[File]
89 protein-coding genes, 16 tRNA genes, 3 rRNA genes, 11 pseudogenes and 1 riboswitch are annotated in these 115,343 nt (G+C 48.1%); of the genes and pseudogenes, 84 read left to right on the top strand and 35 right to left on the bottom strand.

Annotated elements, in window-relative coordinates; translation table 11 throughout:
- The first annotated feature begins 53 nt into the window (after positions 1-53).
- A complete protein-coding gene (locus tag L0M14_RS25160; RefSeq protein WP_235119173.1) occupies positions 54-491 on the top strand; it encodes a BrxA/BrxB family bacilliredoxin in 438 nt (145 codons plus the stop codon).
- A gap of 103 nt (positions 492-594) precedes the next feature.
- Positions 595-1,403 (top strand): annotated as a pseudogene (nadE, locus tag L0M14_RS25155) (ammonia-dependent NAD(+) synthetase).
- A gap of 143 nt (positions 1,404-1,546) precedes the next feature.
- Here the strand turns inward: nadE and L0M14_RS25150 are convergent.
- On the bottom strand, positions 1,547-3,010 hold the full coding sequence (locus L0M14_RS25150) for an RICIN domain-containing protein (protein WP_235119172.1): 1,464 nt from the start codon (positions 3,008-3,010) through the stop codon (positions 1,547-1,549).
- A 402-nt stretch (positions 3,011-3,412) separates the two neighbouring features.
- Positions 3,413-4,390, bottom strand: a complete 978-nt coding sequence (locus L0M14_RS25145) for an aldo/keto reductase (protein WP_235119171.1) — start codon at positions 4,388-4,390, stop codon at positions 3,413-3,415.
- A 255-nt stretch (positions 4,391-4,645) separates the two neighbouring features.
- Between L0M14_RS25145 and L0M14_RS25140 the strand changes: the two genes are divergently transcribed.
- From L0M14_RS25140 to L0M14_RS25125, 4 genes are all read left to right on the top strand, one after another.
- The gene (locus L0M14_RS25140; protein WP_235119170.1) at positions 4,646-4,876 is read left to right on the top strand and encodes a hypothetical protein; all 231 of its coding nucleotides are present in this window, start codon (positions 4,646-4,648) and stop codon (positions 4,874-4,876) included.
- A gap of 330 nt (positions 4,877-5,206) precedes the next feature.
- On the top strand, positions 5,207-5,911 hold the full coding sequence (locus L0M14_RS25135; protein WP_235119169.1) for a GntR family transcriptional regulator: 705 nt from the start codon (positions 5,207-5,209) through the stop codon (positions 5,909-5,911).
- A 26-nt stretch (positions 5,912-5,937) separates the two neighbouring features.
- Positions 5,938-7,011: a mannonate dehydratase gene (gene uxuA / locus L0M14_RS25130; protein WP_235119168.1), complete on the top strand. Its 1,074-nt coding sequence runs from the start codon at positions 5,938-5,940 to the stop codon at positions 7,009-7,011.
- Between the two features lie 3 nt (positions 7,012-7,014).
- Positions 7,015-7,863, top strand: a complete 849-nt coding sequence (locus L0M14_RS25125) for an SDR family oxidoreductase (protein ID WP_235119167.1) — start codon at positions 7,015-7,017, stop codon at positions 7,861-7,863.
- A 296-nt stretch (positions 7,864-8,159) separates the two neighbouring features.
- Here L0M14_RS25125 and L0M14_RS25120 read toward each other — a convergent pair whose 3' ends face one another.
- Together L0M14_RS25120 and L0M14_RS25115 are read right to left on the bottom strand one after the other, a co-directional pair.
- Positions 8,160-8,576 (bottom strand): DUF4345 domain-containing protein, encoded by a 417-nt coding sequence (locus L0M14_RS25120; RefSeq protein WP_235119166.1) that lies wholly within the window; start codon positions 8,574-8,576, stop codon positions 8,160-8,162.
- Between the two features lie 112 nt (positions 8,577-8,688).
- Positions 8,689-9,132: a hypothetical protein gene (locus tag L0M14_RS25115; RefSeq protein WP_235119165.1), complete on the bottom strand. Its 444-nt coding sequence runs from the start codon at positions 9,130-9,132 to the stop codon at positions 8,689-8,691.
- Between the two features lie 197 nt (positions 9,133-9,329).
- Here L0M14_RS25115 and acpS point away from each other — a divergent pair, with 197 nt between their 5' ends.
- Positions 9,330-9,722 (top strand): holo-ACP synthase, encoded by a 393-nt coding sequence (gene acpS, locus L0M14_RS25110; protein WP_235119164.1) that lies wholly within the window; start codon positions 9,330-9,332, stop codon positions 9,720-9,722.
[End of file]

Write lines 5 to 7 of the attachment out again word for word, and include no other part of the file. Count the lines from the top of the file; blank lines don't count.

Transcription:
- A gap of 103 nt (positions 492-594) precedes the next feature.
- Positions 595-1,403 (top strand): annotated as a pseudogene (nadE, locus tag L0M14_RS25155) (ammonia-dependent NAD(+) synthetase).
- A gap of 143 nt (positions 1,404-1,546) precedes the next feature.